The Defendant seeks to withhold the two remaining documents *fn3" on the basis of FOIA Exemption 7(C). See Plaintiff's Motion for Summary Judgment at 3; Affidavit of James Douglas, attached to Defendant's Motion for Summary Judgment. Exemption 7(C) permits the Defendant to withhold any records or information compiled for law enforcement purposes if the release of such materials "could reasonably be expected to constitute an unwarranted invasion of personal privacy." 5 U.S.C. § 552(b)(7)(C). The Defendant "has the burden of showing that the records it seeks to shelter under Exemption 7 were compiled for adjudicative or enforcement purposes." Stern v. FBI, 737 F.2d 84, 88 (D.C. Cir. 1984) (citing Pratt v. Webster, 673 F.2d 408, 421 (D.C. Cir. 1982)). However, "an agency's general internal monitoring of its own employees to insure compliance with the agency's statutory mandate and regulations is not protected from public scrutiny under Exemption 7." Stern v. FBI, 737 F.2d at 89 (citing Rural Housing Alliance v. U.S. Dept. of Agriculture, 498 F.2d 73 (D.C. Cir. 1974), reh'g denied, 502 F.2d 1179 (1974)). *fn4"

 An agency's investigation of its own employees is for 'law enforcement purposes' only if it focuses 'directly on specifically alleged illegal acts, illegal acts of particular identified officials, acts which could, if proved, result in civil or criminal sanctions.

 Stern v. FBI, supra, (citations omitted). See also Greenpeace, U.S.A., Inc. v. Environmental Protection Agency, 735 F. Supp. 13, 15 (D.D.C. 1990) (records pertaining to whether an EPA employee violated EPA regulations concerning appearances at industry-sponsored functions do not qualify as records compiled for law enforcement purposes under Exemption 7).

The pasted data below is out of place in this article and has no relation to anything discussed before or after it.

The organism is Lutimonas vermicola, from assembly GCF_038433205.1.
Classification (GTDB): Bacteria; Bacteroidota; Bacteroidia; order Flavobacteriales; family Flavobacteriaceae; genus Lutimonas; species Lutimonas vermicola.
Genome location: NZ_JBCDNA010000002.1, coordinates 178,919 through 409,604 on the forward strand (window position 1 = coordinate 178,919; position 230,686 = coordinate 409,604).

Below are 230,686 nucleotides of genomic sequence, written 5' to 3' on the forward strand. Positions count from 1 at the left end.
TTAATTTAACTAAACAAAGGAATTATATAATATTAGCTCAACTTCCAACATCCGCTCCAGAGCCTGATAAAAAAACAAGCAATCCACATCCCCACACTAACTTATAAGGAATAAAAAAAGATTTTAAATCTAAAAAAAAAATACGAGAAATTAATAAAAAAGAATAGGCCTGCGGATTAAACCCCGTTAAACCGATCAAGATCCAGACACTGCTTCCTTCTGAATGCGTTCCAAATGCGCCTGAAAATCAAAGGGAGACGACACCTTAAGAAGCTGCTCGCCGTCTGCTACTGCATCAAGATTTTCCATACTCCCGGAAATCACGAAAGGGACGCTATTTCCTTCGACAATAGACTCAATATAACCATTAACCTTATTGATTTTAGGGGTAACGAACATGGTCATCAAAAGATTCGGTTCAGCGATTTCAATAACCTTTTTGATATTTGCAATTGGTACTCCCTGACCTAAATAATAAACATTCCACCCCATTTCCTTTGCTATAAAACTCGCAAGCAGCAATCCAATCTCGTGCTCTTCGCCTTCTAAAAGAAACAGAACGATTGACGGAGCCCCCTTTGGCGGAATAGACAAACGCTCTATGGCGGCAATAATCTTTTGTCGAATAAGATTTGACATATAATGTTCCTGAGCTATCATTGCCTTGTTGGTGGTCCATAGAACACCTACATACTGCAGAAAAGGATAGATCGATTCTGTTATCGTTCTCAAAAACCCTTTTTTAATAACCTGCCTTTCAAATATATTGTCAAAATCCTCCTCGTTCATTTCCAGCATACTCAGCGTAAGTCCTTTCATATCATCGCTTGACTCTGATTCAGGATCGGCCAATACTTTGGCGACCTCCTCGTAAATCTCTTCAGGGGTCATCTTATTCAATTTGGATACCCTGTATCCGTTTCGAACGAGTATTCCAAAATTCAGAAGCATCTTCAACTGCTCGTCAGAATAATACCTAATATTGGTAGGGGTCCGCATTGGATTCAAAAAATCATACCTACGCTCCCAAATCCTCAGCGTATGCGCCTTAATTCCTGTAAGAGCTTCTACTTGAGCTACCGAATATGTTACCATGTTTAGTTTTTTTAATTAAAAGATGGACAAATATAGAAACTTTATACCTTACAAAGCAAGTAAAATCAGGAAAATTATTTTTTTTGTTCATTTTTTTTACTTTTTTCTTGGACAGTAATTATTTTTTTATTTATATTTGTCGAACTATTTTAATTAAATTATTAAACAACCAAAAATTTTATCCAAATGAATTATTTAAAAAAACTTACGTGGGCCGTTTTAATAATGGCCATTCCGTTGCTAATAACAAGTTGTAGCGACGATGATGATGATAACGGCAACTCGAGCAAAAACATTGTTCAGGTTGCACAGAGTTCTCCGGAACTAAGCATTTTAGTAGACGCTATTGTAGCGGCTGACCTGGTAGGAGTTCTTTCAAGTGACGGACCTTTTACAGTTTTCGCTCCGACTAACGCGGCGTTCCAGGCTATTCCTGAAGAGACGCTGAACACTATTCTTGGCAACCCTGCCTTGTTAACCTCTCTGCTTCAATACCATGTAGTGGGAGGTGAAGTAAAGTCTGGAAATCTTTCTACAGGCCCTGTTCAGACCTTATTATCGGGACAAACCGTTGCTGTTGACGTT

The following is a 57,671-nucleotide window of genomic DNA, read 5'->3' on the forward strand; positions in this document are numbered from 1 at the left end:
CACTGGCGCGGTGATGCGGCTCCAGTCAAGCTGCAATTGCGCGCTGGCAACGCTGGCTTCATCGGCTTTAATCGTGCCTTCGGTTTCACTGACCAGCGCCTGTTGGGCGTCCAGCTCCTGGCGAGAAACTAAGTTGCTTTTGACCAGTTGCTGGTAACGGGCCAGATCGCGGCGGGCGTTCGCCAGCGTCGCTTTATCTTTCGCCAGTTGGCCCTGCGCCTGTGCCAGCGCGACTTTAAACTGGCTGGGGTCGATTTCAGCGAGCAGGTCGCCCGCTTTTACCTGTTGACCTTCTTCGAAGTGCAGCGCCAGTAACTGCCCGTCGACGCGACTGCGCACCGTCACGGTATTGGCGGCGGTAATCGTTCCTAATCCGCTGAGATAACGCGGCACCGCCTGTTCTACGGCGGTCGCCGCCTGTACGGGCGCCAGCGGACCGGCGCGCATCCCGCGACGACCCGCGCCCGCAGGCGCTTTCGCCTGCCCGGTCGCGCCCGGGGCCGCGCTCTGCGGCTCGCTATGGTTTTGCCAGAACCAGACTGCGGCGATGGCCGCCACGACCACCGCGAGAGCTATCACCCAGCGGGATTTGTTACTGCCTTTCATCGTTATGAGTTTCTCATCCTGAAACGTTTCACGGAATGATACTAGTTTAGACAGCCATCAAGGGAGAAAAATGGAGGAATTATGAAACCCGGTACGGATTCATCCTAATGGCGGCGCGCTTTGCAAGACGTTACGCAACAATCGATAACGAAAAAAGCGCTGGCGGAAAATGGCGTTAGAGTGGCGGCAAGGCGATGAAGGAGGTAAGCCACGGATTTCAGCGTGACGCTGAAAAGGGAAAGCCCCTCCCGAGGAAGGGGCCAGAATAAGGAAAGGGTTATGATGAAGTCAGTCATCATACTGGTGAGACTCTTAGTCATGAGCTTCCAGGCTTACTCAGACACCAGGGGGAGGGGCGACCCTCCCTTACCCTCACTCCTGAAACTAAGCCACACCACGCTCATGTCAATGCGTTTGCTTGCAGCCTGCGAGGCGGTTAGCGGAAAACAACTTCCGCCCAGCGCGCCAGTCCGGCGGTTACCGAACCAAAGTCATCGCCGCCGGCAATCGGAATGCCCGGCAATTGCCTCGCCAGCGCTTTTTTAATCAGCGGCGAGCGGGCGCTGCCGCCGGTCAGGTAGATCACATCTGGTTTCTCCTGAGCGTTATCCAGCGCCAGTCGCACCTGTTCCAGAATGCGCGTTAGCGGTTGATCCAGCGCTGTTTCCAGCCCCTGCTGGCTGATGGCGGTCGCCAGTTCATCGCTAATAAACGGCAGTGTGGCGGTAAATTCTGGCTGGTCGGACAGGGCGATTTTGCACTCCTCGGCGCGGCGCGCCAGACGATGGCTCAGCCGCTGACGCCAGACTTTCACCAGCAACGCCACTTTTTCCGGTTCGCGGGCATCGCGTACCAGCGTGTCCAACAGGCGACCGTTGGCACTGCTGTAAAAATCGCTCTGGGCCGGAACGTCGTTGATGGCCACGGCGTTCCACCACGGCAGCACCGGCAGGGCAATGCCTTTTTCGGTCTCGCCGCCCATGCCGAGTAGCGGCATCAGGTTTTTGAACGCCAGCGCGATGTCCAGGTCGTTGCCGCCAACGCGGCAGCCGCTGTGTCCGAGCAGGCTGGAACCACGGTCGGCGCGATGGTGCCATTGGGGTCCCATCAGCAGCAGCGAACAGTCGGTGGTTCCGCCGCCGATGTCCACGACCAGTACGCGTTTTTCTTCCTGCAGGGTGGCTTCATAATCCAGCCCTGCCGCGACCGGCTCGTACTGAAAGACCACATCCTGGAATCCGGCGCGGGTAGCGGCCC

The Defendant has not established that the two documents at issue were compiled for "law enforcement" purposes and therefore cannot claim the broad protections of Exemption 7(C). The Defendant merely asserts that, because the Inspector General conducted an investigation, the documents responsive to Plaintiff's FOIA requests "plainly must have been compiled for law enforcement purposes." Defendant's Reply to Plaintiff's Opposition, filed May 6, 1992, at 3. The Defendant's assertion of a law enforcement purpose does not comport with the record in this case, however. Although both parties agree that the Inspector General has the ability to conduct investigations as part of the prosecution of a civil or criminal violation, both parties acknowledge that the Inspector General also investigates internal matters concerning agency inefficiency and mismanagement. *fn5" As in Greenpeace v. EPA, supra, the investigation to which these documents pertain could merely involve an alleged violation of the Smithsonian's own rules. Therefore, the fact that the Inspector General conducted an investigation, without more, does not allow the Court to infer that the investigation had a law enforcement purpose and the Court must deny the Defendant's Motion for Summary Judgment on the basis of Exemption 7(C).